Tesla Motors is getting ready to sell additional shares and some debt like securities to raise approximately $830 million to help finance its operations. According to The New York Times
The plans could raise questions about the company’s ability to generate cash flows from its operations. Last week in an investor conference call, Mr. Musk played down the notion that Tesla would soon tap the public markets to raise new money. “We don’t have any plans right now to raise funding,” he said.
Tesla (TSLA) has a market cap of over $10 billion. It’s currently trading at $91.50, well over its 52 week low of $25.52, so clearly it’s a good time to raise capital if you need it. Tesla has its believers and its critics. Consumer Reports just called the Model S the best car it has ever tested. But much of the financial debate revolves around what’s the eventual market for an expensive all electric car, with short sellers arguing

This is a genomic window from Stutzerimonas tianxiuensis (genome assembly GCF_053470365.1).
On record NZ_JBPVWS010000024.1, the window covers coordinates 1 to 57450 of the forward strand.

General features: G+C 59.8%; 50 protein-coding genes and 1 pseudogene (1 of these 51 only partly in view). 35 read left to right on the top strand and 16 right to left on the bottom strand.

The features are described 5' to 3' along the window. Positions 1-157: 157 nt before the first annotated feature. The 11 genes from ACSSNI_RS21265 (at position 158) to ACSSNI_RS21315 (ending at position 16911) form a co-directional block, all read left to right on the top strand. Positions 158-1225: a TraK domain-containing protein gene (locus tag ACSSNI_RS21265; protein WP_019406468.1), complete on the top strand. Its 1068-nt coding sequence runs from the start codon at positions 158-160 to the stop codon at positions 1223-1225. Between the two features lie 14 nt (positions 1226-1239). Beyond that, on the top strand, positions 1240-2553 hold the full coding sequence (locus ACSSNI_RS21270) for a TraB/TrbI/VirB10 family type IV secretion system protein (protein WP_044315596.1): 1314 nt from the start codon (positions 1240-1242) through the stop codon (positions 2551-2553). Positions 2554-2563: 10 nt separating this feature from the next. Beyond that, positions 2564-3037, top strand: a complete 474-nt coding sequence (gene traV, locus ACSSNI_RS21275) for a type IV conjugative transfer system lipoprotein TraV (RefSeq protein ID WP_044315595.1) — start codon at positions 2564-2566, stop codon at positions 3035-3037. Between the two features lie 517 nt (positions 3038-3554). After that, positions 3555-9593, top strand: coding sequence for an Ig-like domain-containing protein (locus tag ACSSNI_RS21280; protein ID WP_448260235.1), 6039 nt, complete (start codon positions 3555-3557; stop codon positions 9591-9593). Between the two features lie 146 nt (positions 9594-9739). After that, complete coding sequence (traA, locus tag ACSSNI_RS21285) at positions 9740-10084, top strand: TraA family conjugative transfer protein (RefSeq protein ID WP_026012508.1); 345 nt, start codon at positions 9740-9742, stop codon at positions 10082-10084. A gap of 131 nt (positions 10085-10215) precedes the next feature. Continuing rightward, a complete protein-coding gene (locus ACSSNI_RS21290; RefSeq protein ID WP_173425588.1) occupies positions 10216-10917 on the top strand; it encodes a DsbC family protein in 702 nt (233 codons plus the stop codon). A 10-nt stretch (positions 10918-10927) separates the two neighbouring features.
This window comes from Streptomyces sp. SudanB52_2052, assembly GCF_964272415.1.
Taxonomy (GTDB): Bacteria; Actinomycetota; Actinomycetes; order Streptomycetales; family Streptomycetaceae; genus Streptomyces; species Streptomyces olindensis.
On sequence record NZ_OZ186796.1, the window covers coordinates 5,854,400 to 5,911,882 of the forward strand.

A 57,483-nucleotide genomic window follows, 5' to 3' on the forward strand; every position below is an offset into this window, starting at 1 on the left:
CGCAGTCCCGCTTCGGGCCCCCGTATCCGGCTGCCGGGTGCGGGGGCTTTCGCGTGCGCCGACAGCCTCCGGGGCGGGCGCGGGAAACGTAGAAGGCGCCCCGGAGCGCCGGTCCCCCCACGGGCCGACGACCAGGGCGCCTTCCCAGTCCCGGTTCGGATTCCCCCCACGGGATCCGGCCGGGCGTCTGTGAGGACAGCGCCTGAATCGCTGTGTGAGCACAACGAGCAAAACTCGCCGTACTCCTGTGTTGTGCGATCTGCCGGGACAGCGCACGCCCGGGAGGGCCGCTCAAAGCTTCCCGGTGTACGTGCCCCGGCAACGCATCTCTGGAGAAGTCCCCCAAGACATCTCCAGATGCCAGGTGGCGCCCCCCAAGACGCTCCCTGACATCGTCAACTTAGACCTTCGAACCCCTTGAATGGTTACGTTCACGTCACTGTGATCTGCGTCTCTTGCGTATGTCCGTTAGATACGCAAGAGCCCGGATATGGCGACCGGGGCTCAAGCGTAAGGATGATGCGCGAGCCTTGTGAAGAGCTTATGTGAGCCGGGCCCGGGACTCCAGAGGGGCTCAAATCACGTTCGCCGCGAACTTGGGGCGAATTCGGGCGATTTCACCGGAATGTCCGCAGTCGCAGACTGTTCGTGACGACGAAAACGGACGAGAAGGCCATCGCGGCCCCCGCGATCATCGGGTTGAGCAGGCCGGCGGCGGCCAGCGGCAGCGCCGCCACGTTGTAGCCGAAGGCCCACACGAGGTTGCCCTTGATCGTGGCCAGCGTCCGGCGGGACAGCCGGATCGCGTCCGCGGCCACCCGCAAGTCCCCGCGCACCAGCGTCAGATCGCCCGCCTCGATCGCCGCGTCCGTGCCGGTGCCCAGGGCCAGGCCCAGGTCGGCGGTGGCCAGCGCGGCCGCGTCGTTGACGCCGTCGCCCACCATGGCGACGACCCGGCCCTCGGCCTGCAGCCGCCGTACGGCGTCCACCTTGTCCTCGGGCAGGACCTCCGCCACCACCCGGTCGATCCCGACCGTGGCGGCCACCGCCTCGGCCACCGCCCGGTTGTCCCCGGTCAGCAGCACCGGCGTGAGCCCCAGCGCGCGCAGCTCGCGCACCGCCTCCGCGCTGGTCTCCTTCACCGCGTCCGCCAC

there is not much of a market for its cars beyond a small group of enthusiasts. These skeptics say they think that excitement has evolved into a stock mania.
I think the bigger worry beyond its immediate market potential should be what happens when the market does actually start to establish itself – i.e., as the technology improves and maybe energy prices rise. All of the major car companies are already offering some form of electric car. But the market is so small none of them are chasing after it with a vengeance. What happens if some of its bigger rivals decide to actually subsidize and grow the market? That’s what Toyota did with the Prius until it had widespread consumer acceptance.
The long-term answer for what will make a successful electric car company may not be about the technology or the marketing but the structure of the company itself. Amazon had first mover advantage similar to Tesla, but it was able to move into multiple markets to help subsidize money losing operations in others, besides having easy access to capital.
Could a diversified automotive company do to Tesla what Amazon did to the publishing industry?